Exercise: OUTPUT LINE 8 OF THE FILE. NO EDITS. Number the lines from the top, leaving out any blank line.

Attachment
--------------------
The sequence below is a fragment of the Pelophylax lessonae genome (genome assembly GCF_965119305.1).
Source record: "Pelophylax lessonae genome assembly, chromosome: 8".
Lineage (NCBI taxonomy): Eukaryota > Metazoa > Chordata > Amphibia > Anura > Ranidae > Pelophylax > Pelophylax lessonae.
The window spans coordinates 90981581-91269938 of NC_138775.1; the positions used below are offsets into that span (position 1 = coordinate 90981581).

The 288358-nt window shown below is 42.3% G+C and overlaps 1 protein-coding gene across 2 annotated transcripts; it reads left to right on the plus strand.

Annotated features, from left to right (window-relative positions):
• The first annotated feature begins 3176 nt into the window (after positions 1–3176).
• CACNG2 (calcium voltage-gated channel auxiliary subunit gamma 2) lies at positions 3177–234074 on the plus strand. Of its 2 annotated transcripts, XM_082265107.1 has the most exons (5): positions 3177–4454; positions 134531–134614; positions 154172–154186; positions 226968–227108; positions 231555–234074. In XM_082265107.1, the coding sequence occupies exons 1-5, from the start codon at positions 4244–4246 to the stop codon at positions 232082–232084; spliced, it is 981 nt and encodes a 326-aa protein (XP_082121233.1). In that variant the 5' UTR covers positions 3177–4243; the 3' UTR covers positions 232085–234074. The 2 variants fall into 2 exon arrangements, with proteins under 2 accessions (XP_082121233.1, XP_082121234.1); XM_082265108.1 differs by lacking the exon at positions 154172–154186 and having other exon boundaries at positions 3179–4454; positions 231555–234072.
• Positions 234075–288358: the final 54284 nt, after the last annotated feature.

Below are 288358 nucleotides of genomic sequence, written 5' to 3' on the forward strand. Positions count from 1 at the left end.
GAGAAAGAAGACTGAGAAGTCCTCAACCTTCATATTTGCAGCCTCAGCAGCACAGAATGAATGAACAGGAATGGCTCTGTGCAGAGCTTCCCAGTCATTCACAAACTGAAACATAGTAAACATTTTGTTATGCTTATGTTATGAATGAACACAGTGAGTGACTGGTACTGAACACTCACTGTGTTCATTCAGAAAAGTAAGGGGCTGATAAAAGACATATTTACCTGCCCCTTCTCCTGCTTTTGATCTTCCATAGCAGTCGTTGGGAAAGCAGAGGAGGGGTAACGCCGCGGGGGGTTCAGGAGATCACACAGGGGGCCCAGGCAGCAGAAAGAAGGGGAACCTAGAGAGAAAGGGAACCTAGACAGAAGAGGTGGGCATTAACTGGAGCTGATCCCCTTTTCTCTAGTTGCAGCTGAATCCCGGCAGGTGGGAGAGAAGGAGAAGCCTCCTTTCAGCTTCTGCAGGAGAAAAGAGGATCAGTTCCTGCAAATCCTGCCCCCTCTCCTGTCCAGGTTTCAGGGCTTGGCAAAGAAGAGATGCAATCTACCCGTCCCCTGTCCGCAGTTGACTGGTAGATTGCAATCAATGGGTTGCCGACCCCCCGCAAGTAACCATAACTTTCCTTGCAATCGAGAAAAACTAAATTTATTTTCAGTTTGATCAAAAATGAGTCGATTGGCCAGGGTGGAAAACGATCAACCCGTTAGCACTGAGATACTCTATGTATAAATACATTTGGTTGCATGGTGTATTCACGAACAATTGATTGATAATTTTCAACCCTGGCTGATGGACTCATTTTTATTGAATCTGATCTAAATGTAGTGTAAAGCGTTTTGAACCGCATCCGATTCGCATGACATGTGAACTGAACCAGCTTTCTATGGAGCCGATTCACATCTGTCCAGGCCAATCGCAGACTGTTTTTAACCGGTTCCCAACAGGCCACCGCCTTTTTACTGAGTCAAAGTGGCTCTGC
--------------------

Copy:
• CACNG2 (calcium voltage-gated channel auxiliary subunit gamma 2) lies at positions 3177–234074 on the plus strand. Of its 2 annotated transcripts, XM_082265107.1 has the most exons (5): positions 3177–4454; positions 134531–134614; positions 154172–154186; positions 226968–227108; positions 231555–234074. In XM_082265107.1, the coding sequence occupies exons 1-5, from the start codon at positions 4244–4246 to the stop codon at positions 232082–232084; spliced, it is 981 nt and encodes a 326-aa protein (XP_082121233.1). In that variant the 5' UTR covers positions 3177–4243; the 3' UTR covers positions 232085–234074. The 2 variants fall into 2 exon arrangements, with proteins under 2 accessions (XP_082121233.1, XP_082121234.1); XM_082265108.1 differs by lacking the exon at positions 154172–154186 and having other exon boundaries at positions 3179–4454; positions 231555–234072.